“If you don’t come back, I’m going to kill your dog!”
A video file came from nowhere. To her surprise, it was her former boyfriend—with whom she used to live—in the video. In it, she was horrified by the threat that he would kill her dog, Ato, if she didn’t come back to him. The estranged former boyfriend had failed to deal with his sense of betrayal over the ended relationship, and had decided to intimidate her using the blameless and powerless animal as a hostage. With the childish and immoral thought that “you should feel the same,” he had made innocent Ato a scapegoat for his pain.
They had had another dog besides Ato. But after she left, the other dog’s whereabouts became unknown. The man said that he had “got rid of the dog,” although there was no way to know for sure whether he killed the dog, gave it away, or abandoned it. In the worst imaginable situation, if he had killed the dog, Ato might have witnessed his friend being murdered.
We have come into contact with many cases of death or abandonment of animals due to dating or domestic violence. Animal abuse cases can be fined, but we cannot bring dead former pets back. So when we received a rescue request from the woman, we moved quickly to rescue Ato before anything permanent happened to him.
The situation was very time-sensitive, but we were finally able to rescue Ato after a lengthy discussion with the man, finally securing a signed waiver of ownership, while at the same time trying not to startle the upset man. Fortunately, Ato did not appear to have been as seriously injured as the man had claimed. The former boyfriend seemed to be suffering from depression and merely trying to threaten the woman by holding the dog hostage.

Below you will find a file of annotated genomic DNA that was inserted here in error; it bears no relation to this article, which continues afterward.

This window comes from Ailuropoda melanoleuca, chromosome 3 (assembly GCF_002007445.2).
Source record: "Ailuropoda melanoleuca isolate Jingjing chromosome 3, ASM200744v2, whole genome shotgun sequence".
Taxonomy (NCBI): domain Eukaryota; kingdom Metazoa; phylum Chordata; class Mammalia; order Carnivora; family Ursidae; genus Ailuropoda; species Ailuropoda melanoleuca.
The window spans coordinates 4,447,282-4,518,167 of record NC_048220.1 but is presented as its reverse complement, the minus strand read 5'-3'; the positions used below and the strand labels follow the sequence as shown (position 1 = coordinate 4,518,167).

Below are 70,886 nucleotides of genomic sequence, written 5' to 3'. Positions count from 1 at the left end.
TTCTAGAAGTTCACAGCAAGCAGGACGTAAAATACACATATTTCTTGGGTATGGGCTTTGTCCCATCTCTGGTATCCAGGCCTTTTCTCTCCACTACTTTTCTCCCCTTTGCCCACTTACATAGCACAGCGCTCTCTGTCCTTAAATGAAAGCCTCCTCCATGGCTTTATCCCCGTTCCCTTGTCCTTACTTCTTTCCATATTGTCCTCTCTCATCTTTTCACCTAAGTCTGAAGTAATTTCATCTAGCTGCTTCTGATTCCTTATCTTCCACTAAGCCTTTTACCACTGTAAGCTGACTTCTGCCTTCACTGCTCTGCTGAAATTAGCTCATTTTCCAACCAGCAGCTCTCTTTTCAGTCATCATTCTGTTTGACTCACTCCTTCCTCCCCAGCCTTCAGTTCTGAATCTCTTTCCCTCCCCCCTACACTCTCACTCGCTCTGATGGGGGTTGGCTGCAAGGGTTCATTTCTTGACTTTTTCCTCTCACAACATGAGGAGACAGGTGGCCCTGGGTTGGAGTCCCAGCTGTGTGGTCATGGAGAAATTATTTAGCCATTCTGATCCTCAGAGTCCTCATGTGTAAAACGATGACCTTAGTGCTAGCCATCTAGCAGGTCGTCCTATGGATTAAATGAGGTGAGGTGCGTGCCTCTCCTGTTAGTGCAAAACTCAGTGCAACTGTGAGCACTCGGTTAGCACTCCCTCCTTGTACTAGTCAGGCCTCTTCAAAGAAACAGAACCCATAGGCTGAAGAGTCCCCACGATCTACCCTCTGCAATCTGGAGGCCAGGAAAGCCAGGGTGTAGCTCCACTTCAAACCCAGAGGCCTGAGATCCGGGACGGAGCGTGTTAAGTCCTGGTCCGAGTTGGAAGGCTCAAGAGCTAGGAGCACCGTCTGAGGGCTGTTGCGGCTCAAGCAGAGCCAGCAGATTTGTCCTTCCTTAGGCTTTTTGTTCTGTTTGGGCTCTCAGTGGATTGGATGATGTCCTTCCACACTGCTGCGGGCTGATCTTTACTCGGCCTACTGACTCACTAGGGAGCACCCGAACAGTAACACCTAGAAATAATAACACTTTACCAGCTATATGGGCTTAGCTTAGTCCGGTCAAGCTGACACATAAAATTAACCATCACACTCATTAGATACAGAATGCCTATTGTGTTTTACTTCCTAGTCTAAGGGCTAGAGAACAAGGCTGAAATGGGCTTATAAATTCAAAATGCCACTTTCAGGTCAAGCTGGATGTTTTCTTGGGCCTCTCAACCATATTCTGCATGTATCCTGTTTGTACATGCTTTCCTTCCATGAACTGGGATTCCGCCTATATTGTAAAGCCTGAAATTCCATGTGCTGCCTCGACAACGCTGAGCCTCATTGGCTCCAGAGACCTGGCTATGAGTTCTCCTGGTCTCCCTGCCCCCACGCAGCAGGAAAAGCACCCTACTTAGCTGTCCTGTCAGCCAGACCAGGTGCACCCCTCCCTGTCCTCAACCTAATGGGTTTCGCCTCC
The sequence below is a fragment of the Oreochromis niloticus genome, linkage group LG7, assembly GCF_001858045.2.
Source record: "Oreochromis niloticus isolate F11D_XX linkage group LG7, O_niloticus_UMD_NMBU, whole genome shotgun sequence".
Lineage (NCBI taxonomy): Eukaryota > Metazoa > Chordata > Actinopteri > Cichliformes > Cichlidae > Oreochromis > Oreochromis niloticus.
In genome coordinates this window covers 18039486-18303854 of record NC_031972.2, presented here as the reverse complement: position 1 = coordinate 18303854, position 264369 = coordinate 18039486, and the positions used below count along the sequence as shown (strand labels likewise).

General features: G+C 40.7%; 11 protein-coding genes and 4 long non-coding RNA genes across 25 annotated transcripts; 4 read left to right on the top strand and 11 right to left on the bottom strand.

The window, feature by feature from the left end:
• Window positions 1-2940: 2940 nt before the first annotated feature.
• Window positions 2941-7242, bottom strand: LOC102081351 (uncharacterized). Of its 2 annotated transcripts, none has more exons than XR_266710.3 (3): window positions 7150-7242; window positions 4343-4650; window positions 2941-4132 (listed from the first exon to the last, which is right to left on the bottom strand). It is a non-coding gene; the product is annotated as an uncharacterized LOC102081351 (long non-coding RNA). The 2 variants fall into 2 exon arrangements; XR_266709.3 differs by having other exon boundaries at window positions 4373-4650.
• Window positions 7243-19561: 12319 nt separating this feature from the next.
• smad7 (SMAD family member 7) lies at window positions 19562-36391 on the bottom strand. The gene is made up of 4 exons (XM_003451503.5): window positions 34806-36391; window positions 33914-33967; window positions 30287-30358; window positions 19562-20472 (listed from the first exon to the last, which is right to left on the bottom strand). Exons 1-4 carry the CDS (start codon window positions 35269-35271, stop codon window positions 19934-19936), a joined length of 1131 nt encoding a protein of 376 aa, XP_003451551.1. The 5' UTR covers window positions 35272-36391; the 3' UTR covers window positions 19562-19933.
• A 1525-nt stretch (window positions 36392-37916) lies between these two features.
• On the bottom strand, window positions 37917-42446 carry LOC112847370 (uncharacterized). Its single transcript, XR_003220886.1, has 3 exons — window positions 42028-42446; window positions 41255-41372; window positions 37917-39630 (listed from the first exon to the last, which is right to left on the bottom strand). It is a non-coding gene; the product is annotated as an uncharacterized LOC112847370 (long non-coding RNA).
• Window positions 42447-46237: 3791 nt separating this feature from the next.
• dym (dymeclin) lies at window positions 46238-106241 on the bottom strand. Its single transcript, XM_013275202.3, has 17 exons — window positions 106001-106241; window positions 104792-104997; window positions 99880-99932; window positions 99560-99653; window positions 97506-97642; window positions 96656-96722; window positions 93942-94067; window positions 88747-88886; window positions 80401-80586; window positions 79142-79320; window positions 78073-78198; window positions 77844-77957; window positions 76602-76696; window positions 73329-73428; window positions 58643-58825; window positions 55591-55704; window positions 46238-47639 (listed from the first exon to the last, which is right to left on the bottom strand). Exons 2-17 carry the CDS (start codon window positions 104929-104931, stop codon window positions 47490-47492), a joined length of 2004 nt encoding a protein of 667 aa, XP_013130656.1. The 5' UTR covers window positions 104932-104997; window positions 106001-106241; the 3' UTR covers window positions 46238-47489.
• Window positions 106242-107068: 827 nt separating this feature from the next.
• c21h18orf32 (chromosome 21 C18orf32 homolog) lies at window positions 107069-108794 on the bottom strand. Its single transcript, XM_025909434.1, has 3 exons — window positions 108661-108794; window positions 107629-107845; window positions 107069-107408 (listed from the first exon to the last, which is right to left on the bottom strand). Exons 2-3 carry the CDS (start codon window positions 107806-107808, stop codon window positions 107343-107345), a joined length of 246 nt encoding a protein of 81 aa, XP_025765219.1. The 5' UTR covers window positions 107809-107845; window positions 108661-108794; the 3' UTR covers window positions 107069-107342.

Ato is finally out of the hands of the man, but he could not live with his female former owner either. Ato’s safety could not be guaranteed while the woman was under threat of retaliation by the man. After all, the woman has requested us to protect her dog.
Ato, even after becoming the victim of violence at the hands of one of his owners, still seemed to miss them. He won’t let anyone touch him except the CARE employee with whom he has had the most contact. He is also often aggressive, which we attribute to the trauma of his former situation.
Ato was once a loved pet in the home of a couple. Now he has been more-or-less abandoned because the humans who had kept him were either unable to deal emotionally with the break-up or unable to look after him as a result of the break-up. It may take a while for Ato to adjust to his new situation, but we hope he can find another loving forever home soon to speed his recovery.